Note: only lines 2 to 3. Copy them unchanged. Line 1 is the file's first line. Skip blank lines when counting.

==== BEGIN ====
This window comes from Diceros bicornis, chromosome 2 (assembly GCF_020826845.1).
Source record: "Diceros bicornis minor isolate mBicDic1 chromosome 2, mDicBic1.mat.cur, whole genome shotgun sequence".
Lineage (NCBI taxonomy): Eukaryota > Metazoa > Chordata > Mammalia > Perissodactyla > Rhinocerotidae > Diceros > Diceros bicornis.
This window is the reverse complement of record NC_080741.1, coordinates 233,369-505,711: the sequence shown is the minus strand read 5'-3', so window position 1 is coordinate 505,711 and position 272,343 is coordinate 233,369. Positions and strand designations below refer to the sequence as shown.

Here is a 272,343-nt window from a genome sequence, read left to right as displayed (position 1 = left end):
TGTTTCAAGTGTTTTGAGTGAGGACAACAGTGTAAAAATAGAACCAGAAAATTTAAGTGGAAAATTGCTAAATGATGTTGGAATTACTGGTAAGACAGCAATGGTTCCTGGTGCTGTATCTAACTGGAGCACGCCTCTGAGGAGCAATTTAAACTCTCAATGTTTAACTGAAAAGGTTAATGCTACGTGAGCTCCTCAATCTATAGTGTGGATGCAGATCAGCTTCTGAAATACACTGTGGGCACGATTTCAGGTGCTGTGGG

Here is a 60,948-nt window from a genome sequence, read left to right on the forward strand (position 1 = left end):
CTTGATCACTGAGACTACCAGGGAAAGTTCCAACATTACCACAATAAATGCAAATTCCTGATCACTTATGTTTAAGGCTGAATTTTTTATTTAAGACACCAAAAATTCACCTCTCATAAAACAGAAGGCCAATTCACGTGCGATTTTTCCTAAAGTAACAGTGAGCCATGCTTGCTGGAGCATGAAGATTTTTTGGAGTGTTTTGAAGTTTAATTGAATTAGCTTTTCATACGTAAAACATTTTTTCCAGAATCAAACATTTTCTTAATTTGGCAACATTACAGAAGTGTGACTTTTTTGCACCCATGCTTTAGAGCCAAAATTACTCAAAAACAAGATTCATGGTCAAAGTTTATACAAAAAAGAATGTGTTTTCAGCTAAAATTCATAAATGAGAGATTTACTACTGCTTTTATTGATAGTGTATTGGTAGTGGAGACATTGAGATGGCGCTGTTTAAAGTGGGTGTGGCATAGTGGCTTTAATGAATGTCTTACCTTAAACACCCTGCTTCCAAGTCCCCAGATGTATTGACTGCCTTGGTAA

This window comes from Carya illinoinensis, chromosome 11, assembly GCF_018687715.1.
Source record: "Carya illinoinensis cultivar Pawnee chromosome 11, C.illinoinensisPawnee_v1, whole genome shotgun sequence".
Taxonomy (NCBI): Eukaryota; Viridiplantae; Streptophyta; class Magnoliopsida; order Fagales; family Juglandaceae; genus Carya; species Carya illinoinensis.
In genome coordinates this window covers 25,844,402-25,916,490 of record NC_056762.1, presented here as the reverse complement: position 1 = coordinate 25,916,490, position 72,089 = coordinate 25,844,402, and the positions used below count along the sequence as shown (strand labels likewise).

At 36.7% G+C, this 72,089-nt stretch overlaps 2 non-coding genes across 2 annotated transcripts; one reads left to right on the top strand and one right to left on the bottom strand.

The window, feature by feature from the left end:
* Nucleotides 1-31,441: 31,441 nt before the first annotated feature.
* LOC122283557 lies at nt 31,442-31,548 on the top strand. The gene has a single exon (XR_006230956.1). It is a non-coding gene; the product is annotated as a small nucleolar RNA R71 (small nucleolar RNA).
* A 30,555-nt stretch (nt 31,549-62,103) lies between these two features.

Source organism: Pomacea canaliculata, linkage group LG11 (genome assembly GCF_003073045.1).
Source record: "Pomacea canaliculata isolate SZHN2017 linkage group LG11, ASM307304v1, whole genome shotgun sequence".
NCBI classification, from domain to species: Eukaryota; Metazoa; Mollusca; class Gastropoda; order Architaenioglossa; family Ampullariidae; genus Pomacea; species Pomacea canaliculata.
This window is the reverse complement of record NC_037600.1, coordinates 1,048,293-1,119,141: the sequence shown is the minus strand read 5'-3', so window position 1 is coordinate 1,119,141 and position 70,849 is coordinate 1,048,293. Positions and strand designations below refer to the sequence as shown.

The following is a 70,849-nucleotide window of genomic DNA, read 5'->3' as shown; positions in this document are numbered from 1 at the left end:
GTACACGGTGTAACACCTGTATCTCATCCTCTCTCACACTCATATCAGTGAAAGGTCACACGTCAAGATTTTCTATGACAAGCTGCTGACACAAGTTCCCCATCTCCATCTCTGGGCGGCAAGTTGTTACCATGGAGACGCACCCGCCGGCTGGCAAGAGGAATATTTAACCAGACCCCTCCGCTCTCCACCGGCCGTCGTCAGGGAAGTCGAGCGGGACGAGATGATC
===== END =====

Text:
Source record: "Diceros bicornis minor isolate mBicDic1 chromosome 2, mDicBic1.mat.cur, whole genome shotgun sequence".
Lineage (NCBI taxonomy): Eukaryota > Metazoa > Chordata > Mammalia > Perissodactyla > Rhinocerotidae > Diceros > Diceros bicornis.